Why does hydrogen burn spontaneously in fuel cell at room temperature?

It's well known that if you mix $$\ce{H2}$$ and $$\ce{O2}$$ in ambient conditions, the $$\ce{H2}$$ will be stable indefinitely, and will only react with $$\ce{O2}$$ to form water when ignited by a flame. The reason being that for the reaction

$$\ce{2H2 + O2 -> 2H2O} \label{rxn:1}\tag{1}$$

to occur, first the bonds must be broken in $$\ce{H2}$$ and in $$\ce{O2},$$ which is an insurmountable activation energy at room temperature.

So I am confused why a hydrogen fuel cell works at room temperature without ignition, as it is powered by the same chemical reaction \eqref{rxn:1}.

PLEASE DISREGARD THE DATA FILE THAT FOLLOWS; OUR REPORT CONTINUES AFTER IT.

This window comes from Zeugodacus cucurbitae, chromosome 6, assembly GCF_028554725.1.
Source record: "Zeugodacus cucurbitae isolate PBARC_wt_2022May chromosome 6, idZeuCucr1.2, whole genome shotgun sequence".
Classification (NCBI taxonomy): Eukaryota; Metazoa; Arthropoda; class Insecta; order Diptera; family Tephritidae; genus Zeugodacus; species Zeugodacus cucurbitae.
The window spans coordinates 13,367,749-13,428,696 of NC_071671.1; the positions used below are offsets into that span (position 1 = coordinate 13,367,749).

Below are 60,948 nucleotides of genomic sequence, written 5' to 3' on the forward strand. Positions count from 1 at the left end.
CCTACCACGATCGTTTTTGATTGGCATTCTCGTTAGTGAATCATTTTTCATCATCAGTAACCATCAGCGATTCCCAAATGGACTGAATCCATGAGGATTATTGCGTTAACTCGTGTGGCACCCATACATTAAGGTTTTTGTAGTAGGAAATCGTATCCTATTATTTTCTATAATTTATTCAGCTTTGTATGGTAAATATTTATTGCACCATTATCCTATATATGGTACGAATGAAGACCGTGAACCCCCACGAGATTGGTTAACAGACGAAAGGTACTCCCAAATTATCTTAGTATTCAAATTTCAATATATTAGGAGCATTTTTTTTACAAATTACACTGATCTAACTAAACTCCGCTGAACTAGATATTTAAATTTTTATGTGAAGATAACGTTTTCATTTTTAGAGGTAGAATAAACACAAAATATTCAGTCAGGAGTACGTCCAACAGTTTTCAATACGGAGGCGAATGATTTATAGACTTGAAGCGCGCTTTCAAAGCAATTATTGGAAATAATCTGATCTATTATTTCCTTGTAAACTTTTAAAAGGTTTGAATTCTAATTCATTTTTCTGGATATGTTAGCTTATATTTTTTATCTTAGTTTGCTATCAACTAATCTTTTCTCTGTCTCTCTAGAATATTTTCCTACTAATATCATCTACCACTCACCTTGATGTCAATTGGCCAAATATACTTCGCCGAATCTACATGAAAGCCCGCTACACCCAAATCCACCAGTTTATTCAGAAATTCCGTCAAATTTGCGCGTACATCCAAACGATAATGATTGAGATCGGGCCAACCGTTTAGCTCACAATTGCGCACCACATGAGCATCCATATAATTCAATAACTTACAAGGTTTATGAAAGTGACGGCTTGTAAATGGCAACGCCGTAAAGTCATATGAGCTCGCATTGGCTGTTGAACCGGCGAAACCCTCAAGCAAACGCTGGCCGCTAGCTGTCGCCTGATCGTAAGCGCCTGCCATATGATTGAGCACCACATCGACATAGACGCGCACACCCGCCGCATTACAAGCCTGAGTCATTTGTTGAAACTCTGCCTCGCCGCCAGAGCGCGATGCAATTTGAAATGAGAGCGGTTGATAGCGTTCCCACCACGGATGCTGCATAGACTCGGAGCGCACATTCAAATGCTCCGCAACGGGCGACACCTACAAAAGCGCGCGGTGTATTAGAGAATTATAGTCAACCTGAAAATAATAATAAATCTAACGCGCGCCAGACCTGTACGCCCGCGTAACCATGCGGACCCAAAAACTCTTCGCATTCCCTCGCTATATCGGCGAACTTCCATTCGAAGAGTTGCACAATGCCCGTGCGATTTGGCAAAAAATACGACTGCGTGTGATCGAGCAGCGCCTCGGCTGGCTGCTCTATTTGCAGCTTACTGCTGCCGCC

In particular, why can the strong double bond in $$\ce{O2}$$ suddenly be broken in this context without a flame?

My best guess is that somehow the electron sea in the copper wire acts as a catalyst. If this is true, what are the details of this mechanism that allows the $$\ce{O2}$$ bond to break at room temperature?

• My guess would be that the reaction you've stated isn't the actual reactions occurring but the overall reaction of the two half equations that take place in an alkaline hydrogen-oxygen fuel cell. $$\ce{H2 + 2OH- ->2H2O + 2e- }$$ $$\ce{O2 + 2H2O + 4e- ->4OH-}$$ – H.Linkhorn Jun 9 '19 at 16:58